What is Continuous Integration?
Continuous integration (CI) is a development principle that requires the team to work in a version control software where they commit the code several times a day, and the CI tool automates the operations with the code every time the person makes changes. Such tools monitor changes, merges them, run builds and tests, perform analysis, etc. In case when build fails, it informs about it people who work on the project, usually the person who committed the last build.
How Continuous Integration Works
CI tools show the information about the current state of the sources in the system. If the last build failed, we can not take the latest version of source code, and the program shows who made a mistake, so this build could be fixed quickly. In this environment the highest priority task is to fix the build. The benefits are evident: the more often you build and test during development, the less you have to worry about the quality of the product. Continuous building and testing make the go-live date just another routine deployment.
There are CI practices to achieve the best result. They include:
Maintain the code repository because it helps you to stay consistent with the code, spot bugs quickly, and make code merges instantly.
Automate the build because it improves product quality, accelerates compile and link processing, eliminates redundant tasks.
Make the build self-testing because this is how you understand that every feature meets client expectations.
Every commit should build on an integration machine because it reduces the number of conflicting changes.
Keep the build fast because this helps to avoid the problems with integration.
Test in the production environment clone because the test environment may differ from the production one, and unpredicted issues may come up.
Make it easy for anyone to get the latest build because you will agree on the product functionalities with the team and the client the earliest possible to avoid re-work.
Automate deployment because then you ensure continuous deployment.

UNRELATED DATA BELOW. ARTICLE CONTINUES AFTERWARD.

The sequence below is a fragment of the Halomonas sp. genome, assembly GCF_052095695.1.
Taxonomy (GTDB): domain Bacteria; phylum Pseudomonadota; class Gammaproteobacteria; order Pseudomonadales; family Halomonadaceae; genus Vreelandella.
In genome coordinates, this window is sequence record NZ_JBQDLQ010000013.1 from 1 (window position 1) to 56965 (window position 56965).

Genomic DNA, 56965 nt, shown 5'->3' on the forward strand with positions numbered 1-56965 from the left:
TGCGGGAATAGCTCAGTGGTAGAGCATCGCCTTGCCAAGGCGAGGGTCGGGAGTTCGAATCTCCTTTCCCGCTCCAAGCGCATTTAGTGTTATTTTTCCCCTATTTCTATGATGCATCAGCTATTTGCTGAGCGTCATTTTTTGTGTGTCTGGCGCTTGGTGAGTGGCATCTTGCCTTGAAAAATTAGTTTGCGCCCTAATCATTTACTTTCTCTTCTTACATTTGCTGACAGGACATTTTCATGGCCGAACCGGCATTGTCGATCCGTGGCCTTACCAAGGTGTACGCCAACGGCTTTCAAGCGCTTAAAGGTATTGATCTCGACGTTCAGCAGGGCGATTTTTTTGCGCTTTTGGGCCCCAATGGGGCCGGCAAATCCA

A big variety of CI tools are used to build, deploy, and automate the project delivery, for example, Jenkins, TeamCity, Bamboo, Codeship, CruiseControl, Gump, etc. The first two are worthy of a particular attention. Jenkins and TeamCity allow software engineers to integrate code branches during the development process and run series of automated tests against them. Though they have similar working principles, they have a lot of differences too, which will be more or less suitable for one or another environment.
Jenkins for Continuous Integration
This is an open-source Java-based CI server package, that manages and controls development lifecycle processes of all kinds, including build, document, test, package, stage, deployment, static analysis, and many more. It is easy to install and use. Jenkins fans claim that they love it for its integrations, community support, scalable model, variety of plugins. It is easy to use, and it never forgets testing. Among Jenkins users are Netflix, Dell, Tumblr.
If you are a big open source fan Jenkins CI is irreplaceable, as it is totally free, mature, and has a big community which is always there to help.
- Continuous Integration and Continuous Delivery;
- Easy installation;
- Easy basic configuration (which typically should be enough for most use cases);
TeamCity for Continuous Integration
There are a lot of good reasons to choose TeamCity. The product is very well documented, and there are a lot of examples and tutorials available. TeamCity is not open source, but still has a free option for small projects. It provides an excellent backup functionality and source control support. As well as Jenkins, it is easy to install and use. Twitter, eBay, and Wikipedia prove that TeamCity is a great software. It supports Java, .NET, and Ruby development and integrates perfectly with major IDEs, version control systems, and issue tracking systems.
- Technology Awareness;
- VCS Interoperability;
- Key Integrations;
- Build History;
- Extensibility and Customization;
- Cloud Integrations;
- Build Infrastructure;
- System Maintenance;
- Continuous Integration;
- Code Quality Tracking;
- User Management.
Choosing the best CI tool depends on your environment. Success is rarely determined by a tool. You should consider such points while choosing the tool for your project:
- Do you need an endlessly extensible open source solution that you’re willing to learn?
- Would you rather pay upfront for a commercial solution geared to increase usability?
Jenkins and TeamCity are both great continuous integration tools. They’ll help you to reduce risks, spot buds at the early stages of the development, automate processes, organize better collaboration in a team. But your choice depends only on your business needs and your preferences.